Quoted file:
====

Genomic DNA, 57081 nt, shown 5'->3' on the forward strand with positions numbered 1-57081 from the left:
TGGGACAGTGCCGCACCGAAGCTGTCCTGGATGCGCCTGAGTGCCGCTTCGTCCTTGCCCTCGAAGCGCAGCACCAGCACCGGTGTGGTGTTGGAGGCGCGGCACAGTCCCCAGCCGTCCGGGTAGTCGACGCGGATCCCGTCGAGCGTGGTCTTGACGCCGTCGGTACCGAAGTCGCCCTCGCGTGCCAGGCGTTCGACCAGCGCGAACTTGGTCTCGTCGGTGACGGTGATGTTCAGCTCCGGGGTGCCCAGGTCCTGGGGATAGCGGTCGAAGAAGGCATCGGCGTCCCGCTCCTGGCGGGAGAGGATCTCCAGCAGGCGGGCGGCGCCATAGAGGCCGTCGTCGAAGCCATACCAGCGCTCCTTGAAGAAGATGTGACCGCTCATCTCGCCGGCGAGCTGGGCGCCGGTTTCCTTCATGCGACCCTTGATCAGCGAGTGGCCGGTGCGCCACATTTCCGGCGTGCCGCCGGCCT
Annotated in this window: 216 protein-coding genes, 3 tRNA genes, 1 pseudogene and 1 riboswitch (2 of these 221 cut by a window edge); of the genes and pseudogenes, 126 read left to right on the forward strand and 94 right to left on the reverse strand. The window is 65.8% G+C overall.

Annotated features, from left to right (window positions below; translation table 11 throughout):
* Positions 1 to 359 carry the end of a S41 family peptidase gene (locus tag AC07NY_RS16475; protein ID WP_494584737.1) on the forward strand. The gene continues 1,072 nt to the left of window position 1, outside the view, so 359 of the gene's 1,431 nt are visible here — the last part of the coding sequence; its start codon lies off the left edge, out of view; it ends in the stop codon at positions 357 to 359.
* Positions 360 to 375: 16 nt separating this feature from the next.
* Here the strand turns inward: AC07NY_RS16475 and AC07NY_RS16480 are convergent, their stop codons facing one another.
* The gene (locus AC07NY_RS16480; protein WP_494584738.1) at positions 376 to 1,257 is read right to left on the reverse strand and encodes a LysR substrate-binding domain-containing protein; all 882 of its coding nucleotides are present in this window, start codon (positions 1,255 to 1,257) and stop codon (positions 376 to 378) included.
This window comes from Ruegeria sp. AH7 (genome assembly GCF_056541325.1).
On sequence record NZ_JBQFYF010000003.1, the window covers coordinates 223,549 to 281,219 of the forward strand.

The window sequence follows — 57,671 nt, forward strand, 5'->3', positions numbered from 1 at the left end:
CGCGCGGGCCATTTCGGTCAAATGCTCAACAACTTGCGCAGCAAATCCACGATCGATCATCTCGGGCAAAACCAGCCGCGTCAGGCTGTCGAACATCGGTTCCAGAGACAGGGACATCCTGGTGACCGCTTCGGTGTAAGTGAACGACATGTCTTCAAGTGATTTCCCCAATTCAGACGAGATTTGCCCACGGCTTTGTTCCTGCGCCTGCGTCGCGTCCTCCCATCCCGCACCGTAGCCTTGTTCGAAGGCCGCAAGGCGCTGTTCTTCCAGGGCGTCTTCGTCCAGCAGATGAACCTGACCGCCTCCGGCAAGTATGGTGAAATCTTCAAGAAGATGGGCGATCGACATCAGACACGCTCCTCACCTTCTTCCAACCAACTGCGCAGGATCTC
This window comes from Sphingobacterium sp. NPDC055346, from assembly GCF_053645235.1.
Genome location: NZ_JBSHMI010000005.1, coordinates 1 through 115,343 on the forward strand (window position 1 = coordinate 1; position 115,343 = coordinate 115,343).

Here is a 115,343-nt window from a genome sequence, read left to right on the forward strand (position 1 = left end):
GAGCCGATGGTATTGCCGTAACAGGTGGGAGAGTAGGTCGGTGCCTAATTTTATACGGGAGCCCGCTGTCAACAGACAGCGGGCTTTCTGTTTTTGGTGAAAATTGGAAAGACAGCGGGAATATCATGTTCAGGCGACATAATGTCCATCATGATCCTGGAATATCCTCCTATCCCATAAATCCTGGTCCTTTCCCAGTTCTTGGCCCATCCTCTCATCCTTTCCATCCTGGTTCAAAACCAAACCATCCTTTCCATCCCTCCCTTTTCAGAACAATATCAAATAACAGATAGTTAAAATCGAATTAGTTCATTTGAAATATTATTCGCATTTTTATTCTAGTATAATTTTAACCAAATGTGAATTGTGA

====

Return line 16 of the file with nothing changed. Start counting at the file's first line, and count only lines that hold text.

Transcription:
GAGCCGATGGTATTGCCGTAACAGGTGGGAGAGTAGGTCGGTGCCTAATTTTATACGGGAGCCCGCTGTCAACAGACAGCGGGCTTTCTGTTTTTGGTGAAAATTGGAAAGACAGCGGGAATATCATGTTCAGGCGACATAATGTCCATCATGATCCTGGAATATCCTCCTATCCCATAAATCCTGGTCCTTTCCCAGTTCTTGGCCCATCCTCTCATCCTTTCCATCCTGGTTCAAAACCAAACCATCCTTTCCATCCCTCCCTTTTCAGAACAATATCAAATAACAGATAGTTAAAATCGAATTAGTTCATTTGAAATATTATTCGCATTTTTATTCTAGTATAATTTTAACCAAATGTGAATTGTGA